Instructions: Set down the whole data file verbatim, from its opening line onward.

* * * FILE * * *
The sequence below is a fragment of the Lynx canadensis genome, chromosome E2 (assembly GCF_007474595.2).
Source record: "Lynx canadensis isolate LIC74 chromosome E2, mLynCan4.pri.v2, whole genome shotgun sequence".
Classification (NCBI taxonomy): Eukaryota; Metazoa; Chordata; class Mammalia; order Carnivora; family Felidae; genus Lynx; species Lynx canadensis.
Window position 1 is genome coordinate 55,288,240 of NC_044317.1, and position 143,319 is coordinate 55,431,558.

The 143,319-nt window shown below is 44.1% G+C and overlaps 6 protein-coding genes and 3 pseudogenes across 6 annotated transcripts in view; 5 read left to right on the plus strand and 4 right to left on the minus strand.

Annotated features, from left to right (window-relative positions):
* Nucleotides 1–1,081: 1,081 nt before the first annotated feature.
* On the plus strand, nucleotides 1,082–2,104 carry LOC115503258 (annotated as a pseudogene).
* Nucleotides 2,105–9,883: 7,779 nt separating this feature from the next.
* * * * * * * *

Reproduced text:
The sequence below is a fragment of the Lynx canadensis genome, chromosome E2 (assembly GCF_007474595.2).
Source record: "Lynx canadensis isolate LIC74 chromosome E2, mLynCan4.pri.v2, whole genome shotgun sequence".
Classification (NCBI taxonomy): Eukaryota; Metazoa; Chordata; class Mammalia; order Carnivora; family Felidae; genus Lynx; species Lynx canadensis.
Window position 1 is genome coordinate 55,288,240 of NC_044317.1, and position 143,319 is coordinate 55,431,558.

The 143,319-nt window shown below is 44.1% G+C and overlaps 6 protein-coding genes and 3 pseudogenes across 6 annotated transcripts in view; 5 read left to right on the plus strand and 4 right to left on the minus strand.

Annotated features, from left to right (window-relative positions):
* Nucleotides 1–1,081: 1,081 nt before the first annotated feature.
* On the plus strand, nucleotides 1,082–2,104 carry LOC115503258 (annotated as a pseudogene).
* Nucleotides 2,105–9,883: 7,779 nt separating this feature from the next.